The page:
Most accidents involving a vehicle and a bicycle have the driver’s recklessness or negligence to blame. That is however not to say that the bicyclist cannot be held liable for the collision. Being the injured party doesn’t automatically translate to the driver being at fault for an accident either. California’s fault determination laws are meticulous and do not spare the bicyclist from fault.
If you are hit by a car while on your bicycle in Los Angeles, it would be wise to speak to a Bicycle Accident Attorney Los Angeles before deciding if you should file a personal injury claim or not.
How is fault determined in a bicycle accident?
Causation and negligence are the two main factors used to determine the party at fault in a personal injury case. Negligence, in law terms, is the failure of one or more of the parties involved in an accident to try to avoid the collision. Causation comes in if the party’s negligence is found to have caused the accident.
In many cases, cyclists are found to be partly liable for the accident, which means they will have to incur a percentage of the cost of the damages. California’s comparative negligence rule allows you to seek compensation even if you are partly to blame for an accident.
What if the cyclist is entirely at fault?
Damage and injuries to the vehicle and the driver are minimal when they are involved in an accident with a bicyclist. This is advantageous to the cyclist if they are found to be entirely at fault for the collision as the damages will be fairly low.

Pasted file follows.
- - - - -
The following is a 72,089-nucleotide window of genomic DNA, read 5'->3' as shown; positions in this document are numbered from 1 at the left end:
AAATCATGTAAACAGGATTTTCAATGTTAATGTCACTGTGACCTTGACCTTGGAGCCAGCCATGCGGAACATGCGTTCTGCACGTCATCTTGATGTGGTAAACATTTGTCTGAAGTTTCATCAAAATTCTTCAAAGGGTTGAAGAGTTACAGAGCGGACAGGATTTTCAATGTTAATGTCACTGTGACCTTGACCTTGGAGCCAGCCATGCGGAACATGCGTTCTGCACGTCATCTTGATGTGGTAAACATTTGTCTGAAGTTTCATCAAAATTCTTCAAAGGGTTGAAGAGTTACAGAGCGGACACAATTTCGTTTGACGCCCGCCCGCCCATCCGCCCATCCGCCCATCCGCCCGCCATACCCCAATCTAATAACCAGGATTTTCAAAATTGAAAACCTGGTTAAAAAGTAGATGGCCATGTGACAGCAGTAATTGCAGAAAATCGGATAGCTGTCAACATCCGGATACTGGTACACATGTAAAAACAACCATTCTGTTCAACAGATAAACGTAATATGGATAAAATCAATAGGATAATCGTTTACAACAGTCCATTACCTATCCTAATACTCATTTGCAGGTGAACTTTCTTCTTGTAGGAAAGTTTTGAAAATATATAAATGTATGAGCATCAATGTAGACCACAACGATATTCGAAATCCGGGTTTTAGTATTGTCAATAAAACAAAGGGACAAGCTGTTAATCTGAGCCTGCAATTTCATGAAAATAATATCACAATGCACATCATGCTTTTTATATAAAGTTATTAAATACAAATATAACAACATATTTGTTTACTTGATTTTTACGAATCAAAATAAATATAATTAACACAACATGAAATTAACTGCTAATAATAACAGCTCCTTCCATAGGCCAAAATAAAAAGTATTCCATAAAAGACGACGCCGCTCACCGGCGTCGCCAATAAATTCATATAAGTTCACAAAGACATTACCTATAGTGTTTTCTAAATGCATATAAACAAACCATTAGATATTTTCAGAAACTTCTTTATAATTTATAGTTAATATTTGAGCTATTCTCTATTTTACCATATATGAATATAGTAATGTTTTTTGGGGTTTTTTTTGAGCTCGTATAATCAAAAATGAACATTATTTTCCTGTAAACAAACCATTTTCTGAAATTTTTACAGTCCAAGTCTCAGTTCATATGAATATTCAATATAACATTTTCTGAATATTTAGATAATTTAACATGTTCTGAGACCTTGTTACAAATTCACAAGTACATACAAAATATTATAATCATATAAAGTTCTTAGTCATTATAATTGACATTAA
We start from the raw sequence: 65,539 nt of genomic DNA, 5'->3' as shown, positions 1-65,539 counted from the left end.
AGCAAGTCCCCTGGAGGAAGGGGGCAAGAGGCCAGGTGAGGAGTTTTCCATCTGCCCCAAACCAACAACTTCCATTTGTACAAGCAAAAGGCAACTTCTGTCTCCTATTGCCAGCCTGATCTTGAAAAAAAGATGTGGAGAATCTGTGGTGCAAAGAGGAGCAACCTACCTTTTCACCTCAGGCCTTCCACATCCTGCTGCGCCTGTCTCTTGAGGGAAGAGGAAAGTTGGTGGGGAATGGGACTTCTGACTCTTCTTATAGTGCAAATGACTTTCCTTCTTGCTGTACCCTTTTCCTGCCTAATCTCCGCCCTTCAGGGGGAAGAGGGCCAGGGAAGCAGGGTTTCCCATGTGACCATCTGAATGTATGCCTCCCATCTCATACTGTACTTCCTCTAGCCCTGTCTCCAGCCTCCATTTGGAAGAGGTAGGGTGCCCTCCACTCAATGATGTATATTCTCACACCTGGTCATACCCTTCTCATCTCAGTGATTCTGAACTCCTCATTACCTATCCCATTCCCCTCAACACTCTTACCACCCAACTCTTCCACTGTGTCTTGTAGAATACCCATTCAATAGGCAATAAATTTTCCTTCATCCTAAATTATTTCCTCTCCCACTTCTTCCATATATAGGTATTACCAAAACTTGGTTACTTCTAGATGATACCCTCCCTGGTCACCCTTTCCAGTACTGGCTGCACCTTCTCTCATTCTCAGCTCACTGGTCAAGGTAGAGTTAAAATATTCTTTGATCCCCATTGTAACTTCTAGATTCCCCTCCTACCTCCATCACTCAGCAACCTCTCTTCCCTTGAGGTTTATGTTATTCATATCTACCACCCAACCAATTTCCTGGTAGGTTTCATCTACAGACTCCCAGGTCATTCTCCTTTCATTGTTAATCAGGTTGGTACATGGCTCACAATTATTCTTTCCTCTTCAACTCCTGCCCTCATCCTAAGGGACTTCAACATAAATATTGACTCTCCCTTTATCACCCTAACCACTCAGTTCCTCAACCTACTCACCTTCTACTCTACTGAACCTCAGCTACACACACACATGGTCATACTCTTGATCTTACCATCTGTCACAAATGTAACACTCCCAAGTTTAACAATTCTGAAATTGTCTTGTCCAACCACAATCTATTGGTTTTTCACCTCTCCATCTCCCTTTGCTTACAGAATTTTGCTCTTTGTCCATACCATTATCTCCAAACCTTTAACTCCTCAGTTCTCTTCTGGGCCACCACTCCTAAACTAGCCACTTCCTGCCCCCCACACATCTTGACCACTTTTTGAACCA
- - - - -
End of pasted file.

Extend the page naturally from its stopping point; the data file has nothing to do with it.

So, when is a cyclist to blame for an accident?
Well, cyclists enjoy the right of way in many situations, but the driver can still prove you were the at-fault party. If there is proof that the cyclist didn’t adhere to their duty of care by, say, pulling out into traffic when the vehicle had the right of way, the driver and his or her passenger can seek compensation against the cyclist.
Will the bicyclist’s car insurance cover the damages?
The cyclist’s car insurance is not compelled to cover any damages to the driver simply because the cyclist was not driving a vehicle. Also, the damage and injuries to the driver were not caused by the vehicle covered in the bicyclist’s insurance, so car insurance, in this case, remains completely out of the question.
Damages to the driver, their passengers, and their car may instead be covered by the cyclist’s renter’s or homeowner’s insurance. Renter’s or homeowner’s insurance typically cover sporting activities like bike riding, which compels the company to pay for compensatory damage in the event of such incidents. Compensatory damages refer to the actual costs caused by the insured during an accident, including medical bills, lost wages, and repair costs.
The claims process can be complicated and hard to go about alone. The wisest thing to do if you are involved in an accident is to hire a lawyer to help you determine if you are at fault and file damage and personal injury claim on your behalf.